- The Washington Times - Wednesday, September 5, 2001

Comedian Jerry Lewis is finding out the hard way just how virulent the forces of political correctness can be. The 35 years he's spent hosting the annual telethon that bears his name do not matter; neither do the more than $2 billion he's raised for the Muscular Dystrophy Association (MDA), including a record $56.8 million this year. All of that is forgotten, dismissed over a malaprop committed by an elderly man who may not be up to speed on the latest edition of the politically correct lexicon.
Mr. Lewis referred to disabled people in an interview as "cripples" and expressed his opinion that the "pity" people feel toward those with physical infirmities can be used effectively as a fund-raising method. Result? Protests at Gallaudet University in Washington and elsewhere condemning the man for his verbal gaffe. "It sets the disabilities movement back to a time when Americans didn't understand that being in a wheelchair doesn't mean being in a steel prison," said Bobby Coward of the American Disabled for Attendant Programs (ADAPT). Mr. Coward huffed that it was an "insult" for Mr. Lewis to suggest that people might feel pity toward the disabled or "differently abled," as the politically correct term has it. "We need to show people that many of us lead useful lives and contribute to society," Mr. Coward added.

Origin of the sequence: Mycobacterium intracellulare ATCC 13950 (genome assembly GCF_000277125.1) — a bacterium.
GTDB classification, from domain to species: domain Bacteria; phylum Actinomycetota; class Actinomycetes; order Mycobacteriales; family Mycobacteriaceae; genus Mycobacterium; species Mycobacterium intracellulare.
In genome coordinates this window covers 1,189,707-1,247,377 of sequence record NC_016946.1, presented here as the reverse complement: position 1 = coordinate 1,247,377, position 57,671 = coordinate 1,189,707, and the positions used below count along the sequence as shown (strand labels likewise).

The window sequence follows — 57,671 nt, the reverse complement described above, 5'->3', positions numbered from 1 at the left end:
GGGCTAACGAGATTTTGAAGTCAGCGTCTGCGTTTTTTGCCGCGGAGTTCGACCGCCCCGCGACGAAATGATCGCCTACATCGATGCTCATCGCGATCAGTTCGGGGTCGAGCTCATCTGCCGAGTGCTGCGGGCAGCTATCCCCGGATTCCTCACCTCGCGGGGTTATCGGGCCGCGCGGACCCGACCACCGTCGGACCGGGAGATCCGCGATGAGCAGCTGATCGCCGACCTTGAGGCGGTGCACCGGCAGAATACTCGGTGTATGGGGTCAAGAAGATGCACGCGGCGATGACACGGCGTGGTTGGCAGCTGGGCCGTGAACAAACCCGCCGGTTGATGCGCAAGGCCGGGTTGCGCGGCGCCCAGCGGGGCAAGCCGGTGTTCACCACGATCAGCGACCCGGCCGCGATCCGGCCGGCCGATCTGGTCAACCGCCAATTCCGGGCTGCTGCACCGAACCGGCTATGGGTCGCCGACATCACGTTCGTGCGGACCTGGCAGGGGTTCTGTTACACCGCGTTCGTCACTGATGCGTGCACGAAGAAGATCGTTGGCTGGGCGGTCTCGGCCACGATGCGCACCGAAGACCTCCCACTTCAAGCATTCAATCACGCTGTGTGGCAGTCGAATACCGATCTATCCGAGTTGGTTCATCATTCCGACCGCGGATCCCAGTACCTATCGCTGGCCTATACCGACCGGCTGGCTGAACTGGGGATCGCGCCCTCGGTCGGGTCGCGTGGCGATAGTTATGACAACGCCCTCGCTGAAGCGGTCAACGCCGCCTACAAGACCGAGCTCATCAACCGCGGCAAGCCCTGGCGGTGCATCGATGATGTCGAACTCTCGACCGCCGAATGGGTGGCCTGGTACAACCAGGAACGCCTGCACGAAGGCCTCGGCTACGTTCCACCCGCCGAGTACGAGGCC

That's certainly true and from Mr. Lewis' comments, it doesn't appear that he believes otherwise. But it says nothing about the perfectly natural impulse to feel pity (yes, that's the right word) toward people unlucky enough to be confined to a wheelchair or stricken with a degenerative disease. Mr. Lewis simply stated in plain language what all of us feel or have felt, and which would be unnatural not to feel. That disabled people often work around their disabilities does not obviate the fact that they are, well, disabled. Is it awful, pernicious or "mean spirited" to admit this truth? According to the adjudicators of political correctness, the answer is yes. We're not supposed to notice that disabled people are in any way different from those without disabilities, even airline pilots or truck drivers with poor vision, or perhaps only one good eye, as has indeed been at issue under the federal Americans with Disabilities Act (ADA).
It's sad that language has become so politicized, and that one man's lifetime of service on behalf of the disabled should be voided as the punishment for not keeping up to date with PC orthodoxies. Mr. Lewis deserves a little latitude here, and the PC police need to ease up a bit.

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